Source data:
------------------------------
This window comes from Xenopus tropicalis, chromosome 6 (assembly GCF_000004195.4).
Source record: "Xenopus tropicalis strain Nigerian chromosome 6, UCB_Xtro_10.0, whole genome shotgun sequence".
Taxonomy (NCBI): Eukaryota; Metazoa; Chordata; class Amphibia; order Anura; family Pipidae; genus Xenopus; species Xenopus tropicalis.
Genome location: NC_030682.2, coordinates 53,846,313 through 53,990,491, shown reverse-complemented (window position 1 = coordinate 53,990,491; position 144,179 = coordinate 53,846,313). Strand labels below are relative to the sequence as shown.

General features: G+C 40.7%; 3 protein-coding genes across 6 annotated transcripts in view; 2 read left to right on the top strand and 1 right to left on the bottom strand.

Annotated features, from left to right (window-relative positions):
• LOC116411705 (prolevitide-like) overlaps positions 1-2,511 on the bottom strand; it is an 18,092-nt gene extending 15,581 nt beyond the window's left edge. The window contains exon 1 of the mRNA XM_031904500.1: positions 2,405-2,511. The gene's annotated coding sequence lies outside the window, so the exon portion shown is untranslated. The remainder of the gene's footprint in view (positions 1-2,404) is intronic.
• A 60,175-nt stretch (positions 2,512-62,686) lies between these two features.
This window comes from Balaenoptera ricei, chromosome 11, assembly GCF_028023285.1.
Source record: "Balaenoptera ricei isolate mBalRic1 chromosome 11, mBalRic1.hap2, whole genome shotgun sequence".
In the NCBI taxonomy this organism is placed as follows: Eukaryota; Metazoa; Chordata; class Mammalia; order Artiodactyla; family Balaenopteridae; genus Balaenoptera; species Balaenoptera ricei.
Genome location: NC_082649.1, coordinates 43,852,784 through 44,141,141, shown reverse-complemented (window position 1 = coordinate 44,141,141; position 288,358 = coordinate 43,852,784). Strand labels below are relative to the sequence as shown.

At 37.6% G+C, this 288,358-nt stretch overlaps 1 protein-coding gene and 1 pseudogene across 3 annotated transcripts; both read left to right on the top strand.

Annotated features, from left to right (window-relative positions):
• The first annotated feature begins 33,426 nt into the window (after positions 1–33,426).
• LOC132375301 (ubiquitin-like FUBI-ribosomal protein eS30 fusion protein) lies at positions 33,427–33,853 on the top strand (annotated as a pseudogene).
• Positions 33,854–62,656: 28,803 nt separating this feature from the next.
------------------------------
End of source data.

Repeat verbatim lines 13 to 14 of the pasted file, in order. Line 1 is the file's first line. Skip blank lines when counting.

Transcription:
At 37.6% G+C, this 288,358-nt stretch overlaps 1 protein-coding gene and 1 pseudogene across 3 annotated transcripts; both read left to right on the top strand.

Annotated features, from left to right (window-relative positions):